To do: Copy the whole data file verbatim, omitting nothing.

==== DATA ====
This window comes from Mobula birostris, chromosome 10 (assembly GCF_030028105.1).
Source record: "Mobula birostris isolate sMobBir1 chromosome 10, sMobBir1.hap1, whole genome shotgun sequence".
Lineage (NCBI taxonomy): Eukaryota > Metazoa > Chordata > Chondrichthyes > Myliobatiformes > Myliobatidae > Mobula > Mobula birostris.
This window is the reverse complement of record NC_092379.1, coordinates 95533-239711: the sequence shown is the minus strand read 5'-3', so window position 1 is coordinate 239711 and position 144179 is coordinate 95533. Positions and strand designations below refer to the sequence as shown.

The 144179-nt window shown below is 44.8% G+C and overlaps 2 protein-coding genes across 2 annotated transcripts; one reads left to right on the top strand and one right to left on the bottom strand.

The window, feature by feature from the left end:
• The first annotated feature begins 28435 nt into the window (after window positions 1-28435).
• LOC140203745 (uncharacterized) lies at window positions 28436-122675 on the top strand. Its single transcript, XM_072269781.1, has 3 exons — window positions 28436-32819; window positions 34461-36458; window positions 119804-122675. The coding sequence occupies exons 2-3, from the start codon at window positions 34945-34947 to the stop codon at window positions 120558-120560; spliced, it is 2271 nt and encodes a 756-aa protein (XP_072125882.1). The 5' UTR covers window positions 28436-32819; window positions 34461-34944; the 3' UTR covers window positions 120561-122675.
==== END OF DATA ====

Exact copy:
This window comes from Mobula birostris, chromosome 10 (assembly GCF_030028105.1).
Source record: "Mobula birostris isolate sMobBir1 chromosome 10, sMobBir1.hap1, whole genome shotgun sequence".
Lineage (NCBI taxonomy): Eukaryota > Metazoa > Chordata > Chondrichthyes > Myliobatiformes > Myliobatidae > Mobula > Mobula birostris.
This window is the reverse complement of record NC_092379.1, coordinates 95533-239711: the sequence shown is the minus strand read 5'-3', so window position 1 is coordinate 239711 and position 144179 is coordinate 95533. Positions and strand designations below refer to the sequence as shown.

The 144179-nt window shown below is 44.8% G+C and overlaps 2 protein-coding genes across 2 annotated transcripts; one reads left to right on the top strand and one right to left on the bottom strand.

The window, feature by feature from the left end:
• The first annotated feature begins 28435 nt into the window (after window positions 1-28435).
• LOC140203745 (uncharacterized) lies at window positions 28436-122675 on the top strand. Its single transcript, XM_072269781.1, has 3 exons — window positions 28436-32819; window positions 34461-36458; window positions 119804-122675. The coding sequence occupies exons 2-3, from the start codon at window positions 34945-34947 to the stop codon at window positions 120558-120560; spliced, it is 2271 nt and encodes a 756-aa protein (XP_072125882.1). The 5' UTR covers window positions 28436-32819; window positions 34461-34944; the 3' UTR covers window positions 120561-122675.